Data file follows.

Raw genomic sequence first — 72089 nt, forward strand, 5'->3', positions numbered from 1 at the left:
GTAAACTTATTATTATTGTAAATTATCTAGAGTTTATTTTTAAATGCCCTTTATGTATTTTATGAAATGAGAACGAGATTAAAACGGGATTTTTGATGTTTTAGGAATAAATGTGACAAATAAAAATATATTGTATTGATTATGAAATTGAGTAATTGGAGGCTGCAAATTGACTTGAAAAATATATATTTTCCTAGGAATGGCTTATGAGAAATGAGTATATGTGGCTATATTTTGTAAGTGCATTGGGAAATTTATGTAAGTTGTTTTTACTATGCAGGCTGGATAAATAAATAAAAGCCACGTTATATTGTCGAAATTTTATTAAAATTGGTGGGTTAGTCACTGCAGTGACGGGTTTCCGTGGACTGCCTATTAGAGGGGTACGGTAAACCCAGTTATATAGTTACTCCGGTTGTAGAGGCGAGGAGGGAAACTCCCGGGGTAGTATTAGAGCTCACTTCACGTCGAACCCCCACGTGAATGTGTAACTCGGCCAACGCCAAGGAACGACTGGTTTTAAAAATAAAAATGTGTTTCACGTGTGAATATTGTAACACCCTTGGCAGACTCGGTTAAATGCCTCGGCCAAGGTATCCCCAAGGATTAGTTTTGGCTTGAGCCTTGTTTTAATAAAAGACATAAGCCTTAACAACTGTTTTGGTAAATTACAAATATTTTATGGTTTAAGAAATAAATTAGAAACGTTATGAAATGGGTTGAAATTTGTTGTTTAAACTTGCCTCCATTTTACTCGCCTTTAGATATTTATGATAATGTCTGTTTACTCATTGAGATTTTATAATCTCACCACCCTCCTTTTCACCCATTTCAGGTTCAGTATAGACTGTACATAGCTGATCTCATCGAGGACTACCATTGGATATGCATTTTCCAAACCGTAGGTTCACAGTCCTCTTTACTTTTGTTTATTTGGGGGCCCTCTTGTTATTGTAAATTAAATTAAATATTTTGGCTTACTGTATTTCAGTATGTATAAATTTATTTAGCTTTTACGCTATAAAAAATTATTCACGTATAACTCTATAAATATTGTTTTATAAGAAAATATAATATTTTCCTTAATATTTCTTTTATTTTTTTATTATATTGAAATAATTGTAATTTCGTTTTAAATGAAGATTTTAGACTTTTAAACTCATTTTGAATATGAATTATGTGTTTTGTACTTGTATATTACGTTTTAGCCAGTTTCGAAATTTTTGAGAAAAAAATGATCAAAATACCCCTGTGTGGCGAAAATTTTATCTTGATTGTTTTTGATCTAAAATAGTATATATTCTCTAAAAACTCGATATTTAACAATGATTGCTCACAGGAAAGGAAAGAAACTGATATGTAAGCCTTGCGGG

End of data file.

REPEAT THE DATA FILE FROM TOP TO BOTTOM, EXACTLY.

Raw genomic sequence first — 72089 nt, forward strand, 5'->3', positions numbered from 1 at the left:
GTAAACTTATTATTATTGTAAATTATCTAGAGTTTATTTTTAAATGCCCTTTATGTATTTTATGAAATGAGAACGAGATTAAAACGGGATTTTTGATGTTTTAGGAATAAATGTGACAAATAAAAATATATTGTATTGATTATGAAATTGAGTAATTGGAGGCTGCAAATTGACTTGAAAAATATATATTTTCCTAGGAATGGCTTATGAGAAATGAGTATATGTGGCTATATTTTGTAAGTGCATTGGGAAATTTATGTAAGTTGTTTTTACTATGCAGGCTGGATAAATAAATAAAAGCCACGTTATATTGTCGAAATTTTATTAAAATTGGTGGGTTAGTCACTGCAGTGACGGGTTTCCGTGGACTGCCTATTAGAGGGGTACGGTAAACCCAGTTATATAGTTACTCCGGTTGTAGAGGCGAGGAGGGAAACTCCCGGGGTAGTATTAGAGCTCACTTCACGTCGAACCCCCACGTGAATGTGTAACTCGGCCAACGCCAAGGAACGACTGGTTTTAAAAATAAAAATGTGTTTCACGTGTGAATATTGTAACACCCTTGGCAGACTCGGTTAAATGCCTCGGCCAAGGTATCCCCAAGGATTAGTTTTGGCTTGAGCCTTGTTTTAATAAAAGACATAAGCCTTAACAACTGTTTTGGTAAATTACAAATATTTTATGGTTTAAGAAATAAATTAGAAACGTTATGAAATGGGTTGAAATTTGTTGTTTAAACTTGCCTCCATTTTACTCGCCTTTAGATATTTATGATAATGTCTGTTTACTCATTGAGATTTTATAATCTCACCACCCTCCTTTTCACCCATTTCAGGTTCAGTATAGACTGTACATAGCTGATCTCATCGAGGACTACCATTGGATATGCATTTTCCAAACCGTAGGTTCACAGTCCTCTTTACTTTTGTTTATTTGGGGGCCCTCTTGTTATTGTAAATTAAATTAAATATTTTGGCTTACTGTATTTCAGTATGTATAAATTTATTTAGCTTTTACGCTATAAAAAATTATTCACGTATAACTCTATAAATATTGTTTTATAAGAAAATATAATATTTTCCTTAATATTTCTTTTATTTTTTTATTATATTGAAATAATTGTAATTTCGTTTTAAATGAAGATTTTAGACTTTTAAACTCATTTTGAATATGAATTATGTGTTTTGTACTTGTATATTACGTTTTAGCCAGTTTCGAAATTTTTGAGAAAAAAATGATCAAAATACCCCTGTGTGGCGAAAATTTTATCTTGATTGTTTTTGATCTAAAATAGTATATATTCTCTAAAAACTCGATATTTAACAATGATTGCTCACAGGAAAGGAAAGAAACTGATATGTAAGCCTTGCGGG